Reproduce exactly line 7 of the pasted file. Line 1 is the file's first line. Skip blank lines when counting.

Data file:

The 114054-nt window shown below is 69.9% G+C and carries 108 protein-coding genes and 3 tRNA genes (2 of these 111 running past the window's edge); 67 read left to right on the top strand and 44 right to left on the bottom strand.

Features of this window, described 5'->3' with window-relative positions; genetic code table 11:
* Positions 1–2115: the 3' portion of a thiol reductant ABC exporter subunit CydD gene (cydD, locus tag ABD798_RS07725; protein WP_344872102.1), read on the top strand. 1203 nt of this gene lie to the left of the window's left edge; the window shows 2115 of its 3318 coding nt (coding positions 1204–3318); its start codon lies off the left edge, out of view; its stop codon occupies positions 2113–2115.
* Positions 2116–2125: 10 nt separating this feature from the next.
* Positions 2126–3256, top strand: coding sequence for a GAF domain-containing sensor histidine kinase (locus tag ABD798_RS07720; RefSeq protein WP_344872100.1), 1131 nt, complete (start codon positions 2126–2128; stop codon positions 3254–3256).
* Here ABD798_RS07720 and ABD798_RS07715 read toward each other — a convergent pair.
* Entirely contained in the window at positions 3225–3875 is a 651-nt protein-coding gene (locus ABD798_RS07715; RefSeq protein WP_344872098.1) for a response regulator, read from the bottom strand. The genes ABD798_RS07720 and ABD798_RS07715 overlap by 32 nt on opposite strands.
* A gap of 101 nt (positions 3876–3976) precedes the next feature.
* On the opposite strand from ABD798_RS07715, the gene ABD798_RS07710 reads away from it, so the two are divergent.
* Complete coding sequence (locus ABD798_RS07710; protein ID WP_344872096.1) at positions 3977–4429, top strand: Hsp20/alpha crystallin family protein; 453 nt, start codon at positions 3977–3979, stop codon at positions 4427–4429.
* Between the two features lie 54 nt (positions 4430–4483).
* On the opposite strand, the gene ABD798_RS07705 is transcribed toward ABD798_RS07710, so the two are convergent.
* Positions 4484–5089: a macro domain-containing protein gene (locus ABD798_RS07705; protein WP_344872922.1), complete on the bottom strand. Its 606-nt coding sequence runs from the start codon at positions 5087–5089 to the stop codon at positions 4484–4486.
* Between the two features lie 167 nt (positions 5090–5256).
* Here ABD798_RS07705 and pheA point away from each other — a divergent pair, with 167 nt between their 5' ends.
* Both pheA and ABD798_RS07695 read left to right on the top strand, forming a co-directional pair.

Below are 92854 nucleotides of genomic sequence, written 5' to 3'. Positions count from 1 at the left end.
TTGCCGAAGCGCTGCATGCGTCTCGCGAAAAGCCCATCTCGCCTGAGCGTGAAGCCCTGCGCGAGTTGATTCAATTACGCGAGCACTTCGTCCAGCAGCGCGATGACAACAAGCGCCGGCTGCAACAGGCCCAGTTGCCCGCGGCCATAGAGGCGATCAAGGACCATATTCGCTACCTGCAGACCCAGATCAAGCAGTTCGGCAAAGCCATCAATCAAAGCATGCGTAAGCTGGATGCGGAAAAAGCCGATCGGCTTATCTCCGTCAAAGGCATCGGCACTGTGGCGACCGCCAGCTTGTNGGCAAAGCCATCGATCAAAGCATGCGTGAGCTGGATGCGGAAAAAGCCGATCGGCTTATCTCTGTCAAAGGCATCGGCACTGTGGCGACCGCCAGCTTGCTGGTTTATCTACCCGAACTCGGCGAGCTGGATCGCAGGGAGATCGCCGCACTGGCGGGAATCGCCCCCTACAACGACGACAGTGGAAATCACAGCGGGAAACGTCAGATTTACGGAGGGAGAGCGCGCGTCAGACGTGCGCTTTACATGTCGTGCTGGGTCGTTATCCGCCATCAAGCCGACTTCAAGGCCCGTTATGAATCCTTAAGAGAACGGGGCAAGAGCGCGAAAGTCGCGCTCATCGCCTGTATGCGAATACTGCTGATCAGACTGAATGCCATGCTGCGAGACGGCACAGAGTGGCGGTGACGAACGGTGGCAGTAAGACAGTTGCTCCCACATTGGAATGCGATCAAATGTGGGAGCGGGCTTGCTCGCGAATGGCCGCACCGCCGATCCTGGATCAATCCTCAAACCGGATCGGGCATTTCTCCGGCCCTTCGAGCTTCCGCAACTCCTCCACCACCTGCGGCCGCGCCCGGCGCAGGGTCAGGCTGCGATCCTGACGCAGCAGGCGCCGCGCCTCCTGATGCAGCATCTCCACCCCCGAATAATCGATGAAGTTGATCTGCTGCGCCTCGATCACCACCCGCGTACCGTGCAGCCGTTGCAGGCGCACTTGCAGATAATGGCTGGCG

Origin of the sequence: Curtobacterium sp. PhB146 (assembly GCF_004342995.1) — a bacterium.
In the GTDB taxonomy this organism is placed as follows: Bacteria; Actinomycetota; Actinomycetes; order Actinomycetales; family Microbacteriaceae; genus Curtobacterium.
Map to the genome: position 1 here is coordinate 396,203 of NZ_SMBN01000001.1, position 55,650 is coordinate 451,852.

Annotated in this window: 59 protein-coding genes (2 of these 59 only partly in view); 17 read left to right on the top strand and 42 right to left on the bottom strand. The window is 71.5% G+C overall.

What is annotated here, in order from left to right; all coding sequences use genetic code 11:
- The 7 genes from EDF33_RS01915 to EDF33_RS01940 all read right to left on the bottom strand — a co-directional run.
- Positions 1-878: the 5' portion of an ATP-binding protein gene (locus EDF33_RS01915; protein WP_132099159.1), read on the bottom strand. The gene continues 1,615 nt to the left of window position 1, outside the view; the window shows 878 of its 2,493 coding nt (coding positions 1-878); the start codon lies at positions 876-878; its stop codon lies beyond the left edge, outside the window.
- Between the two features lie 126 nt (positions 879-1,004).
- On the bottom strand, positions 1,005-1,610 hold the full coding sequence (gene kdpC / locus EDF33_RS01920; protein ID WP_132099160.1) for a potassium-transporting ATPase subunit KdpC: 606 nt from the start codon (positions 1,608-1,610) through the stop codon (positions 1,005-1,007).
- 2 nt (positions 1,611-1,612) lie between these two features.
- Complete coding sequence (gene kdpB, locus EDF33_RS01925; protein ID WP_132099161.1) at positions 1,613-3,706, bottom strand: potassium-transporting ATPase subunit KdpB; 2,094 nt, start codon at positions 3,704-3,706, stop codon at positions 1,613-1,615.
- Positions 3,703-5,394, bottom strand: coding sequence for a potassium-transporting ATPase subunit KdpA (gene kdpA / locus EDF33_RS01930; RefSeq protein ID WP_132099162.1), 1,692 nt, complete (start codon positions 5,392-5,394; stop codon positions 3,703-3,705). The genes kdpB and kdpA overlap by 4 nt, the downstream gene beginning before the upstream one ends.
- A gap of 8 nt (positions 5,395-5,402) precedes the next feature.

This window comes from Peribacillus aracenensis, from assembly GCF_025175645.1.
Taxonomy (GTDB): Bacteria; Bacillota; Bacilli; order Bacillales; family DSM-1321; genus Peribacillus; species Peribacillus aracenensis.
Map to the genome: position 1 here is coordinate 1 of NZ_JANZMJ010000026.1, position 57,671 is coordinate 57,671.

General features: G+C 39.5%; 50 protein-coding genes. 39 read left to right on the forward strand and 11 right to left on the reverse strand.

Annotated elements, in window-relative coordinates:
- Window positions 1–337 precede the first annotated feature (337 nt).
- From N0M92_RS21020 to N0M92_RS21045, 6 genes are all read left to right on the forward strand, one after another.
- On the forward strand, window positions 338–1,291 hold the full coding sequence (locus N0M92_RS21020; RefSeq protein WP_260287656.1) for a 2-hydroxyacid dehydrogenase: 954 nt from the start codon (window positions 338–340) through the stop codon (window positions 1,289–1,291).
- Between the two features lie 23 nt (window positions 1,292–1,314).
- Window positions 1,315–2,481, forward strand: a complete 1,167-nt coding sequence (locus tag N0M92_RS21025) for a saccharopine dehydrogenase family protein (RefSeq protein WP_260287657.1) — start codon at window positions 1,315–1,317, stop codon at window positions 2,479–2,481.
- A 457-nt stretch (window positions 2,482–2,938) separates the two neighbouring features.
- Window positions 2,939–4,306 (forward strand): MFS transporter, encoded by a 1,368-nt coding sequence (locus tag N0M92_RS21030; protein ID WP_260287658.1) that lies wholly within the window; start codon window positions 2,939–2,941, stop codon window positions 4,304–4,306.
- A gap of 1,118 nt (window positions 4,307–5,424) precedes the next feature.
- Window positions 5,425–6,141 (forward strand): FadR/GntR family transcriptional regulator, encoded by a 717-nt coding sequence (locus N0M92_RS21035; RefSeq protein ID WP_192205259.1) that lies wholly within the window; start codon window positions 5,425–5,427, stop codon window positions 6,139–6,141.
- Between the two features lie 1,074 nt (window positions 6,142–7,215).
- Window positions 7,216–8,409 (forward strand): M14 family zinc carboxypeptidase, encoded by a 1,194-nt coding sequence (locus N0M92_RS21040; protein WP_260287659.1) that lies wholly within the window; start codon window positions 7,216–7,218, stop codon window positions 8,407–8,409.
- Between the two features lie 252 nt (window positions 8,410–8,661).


* Entirely contained in the window at positions 3225–3875 is a 651-nt protein-coding gene (locus ABD798_RS07715; RefSeq protein WP_344872098.1) for a response regulator, read from the bottom strand. The genes ABD798_RS07720 and ABD798_RS07715 overlap by 32 nt on opposite strands.